Understanding the rules for divorced spouse benefits could mean thousands of dollars in additional income each year.
After more than a month of working with congressional staffers, Social Security has issued guidance on the strategies that married couples can use when filing for retirement benefits. Changes aimed at closing so-called “unintentional Social Security loopholes” were included in the Bipartisan Budget Act passed in early November.
Turns out, what many well-known stores are passing off as pricey “Made of Bamboo” merchandise is actually made of something far more ordinary: rayon.
White House and Congress Play Loose and Dangerous with Social Security Rules (Tough Luck, Divorced Women)
If you are thinking of filing for benefits and call Social Security’s toll-free number or visit your local office, not a single person can tell you if or how you are affected.
A skip-a-payment offer is like a Trojan horse: you don’t realize what you’re letting into your financial life until it’s too late.
Many Americans now think it is riskier to make a credit card transaction at a brick-and-mortar retailer than via the internet, a smartphone or a tablet.
The recently-enacted 2016 budget act took away some popular Social Security claiming strategies but it gave seniors a reprieve from as much as a 50% increase in their Medicare Part B premiums next year.
To be entitled to a retirement benefit, soldiers have to meet the same minimum requirements as civilian workers: They must have earned at least 40 Social Security “credits” and be at least age 62. Spousal and family benefits also apply.
Two popular methods of claiming Social Security benefits, "File-and-Suspend" and "File-and-Restrict," are disappearing thanks to the budget deal worked out between Congress and the White House.
Next year, thanks to a perfect storm of circumstances, some retirees could see their Medicare Part “B” premiums go up by more than 50% while 70% of retirees see no premium increase at all.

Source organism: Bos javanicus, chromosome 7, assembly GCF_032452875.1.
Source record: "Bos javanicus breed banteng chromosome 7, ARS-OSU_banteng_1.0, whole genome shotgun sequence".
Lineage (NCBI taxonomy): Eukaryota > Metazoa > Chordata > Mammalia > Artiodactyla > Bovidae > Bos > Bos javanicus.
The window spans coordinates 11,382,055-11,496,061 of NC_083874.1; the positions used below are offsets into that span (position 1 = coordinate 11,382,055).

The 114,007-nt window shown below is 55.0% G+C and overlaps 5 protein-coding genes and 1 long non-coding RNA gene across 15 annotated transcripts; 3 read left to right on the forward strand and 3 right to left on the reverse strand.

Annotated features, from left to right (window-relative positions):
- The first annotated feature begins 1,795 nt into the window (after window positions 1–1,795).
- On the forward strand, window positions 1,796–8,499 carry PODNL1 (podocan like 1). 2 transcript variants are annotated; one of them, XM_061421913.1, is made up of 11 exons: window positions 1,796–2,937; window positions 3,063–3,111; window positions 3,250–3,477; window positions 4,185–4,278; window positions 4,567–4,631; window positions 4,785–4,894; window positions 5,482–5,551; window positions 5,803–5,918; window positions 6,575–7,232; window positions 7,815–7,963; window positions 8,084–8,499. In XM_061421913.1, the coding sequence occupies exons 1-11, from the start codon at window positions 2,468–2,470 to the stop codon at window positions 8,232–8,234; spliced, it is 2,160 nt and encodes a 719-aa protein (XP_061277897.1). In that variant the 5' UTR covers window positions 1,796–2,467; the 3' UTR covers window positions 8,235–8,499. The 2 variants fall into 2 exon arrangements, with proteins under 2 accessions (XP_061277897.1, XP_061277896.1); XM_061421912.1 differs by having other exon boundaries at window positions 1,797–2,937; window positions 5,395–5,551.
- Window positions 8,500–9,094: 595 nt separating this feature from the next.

”There is not even a patriotic duty to increase one's taxes.”
Market volatility, inflation, and having to pay for more years of retirement due to longevity top the list of concerns for people heading into their “golden years.”
If you’ve gone through a divorce (or two), when you meet with your financial advisor to discuss your retirement budget, you may be surprised to learn you have more options than you realize. That’s because if you were married to each spouse for at least 10 years, you qualify for a “divorced spouse” benefit.
It all started because of a growing concern on the part of university officials: an increasing number of graduates were walking away with a diploma and a significant amount of student loan debt.
Most of us don’t plan on managing other peoples' money, or OPM. But whether you have a “power-of-attorney” or are called a “guardian,” a “custodian” or a “trustee,” you are considered a “fiduciary.”
Lump sums and Social Security
Here’s what the acting commissioner of the Social Security Administration would like you to know about Social Security.
It’s hard to find someone who has not received a computer-generated phone call, a.k.a. a “robocall.”
A just-published report by researchers at the New York Federal Reserve Bank confirms what many have suspected: the driving force behind sky-rocketing college tuition is the increased availability of federal student aid.
The reason Social Security’s long-term outlook has grown worse is, in fact, due to a lack of action on the part of Congress. The last time significant legislation was passed to put Social Security’s finances on a more sustainable long-term footing was 1983.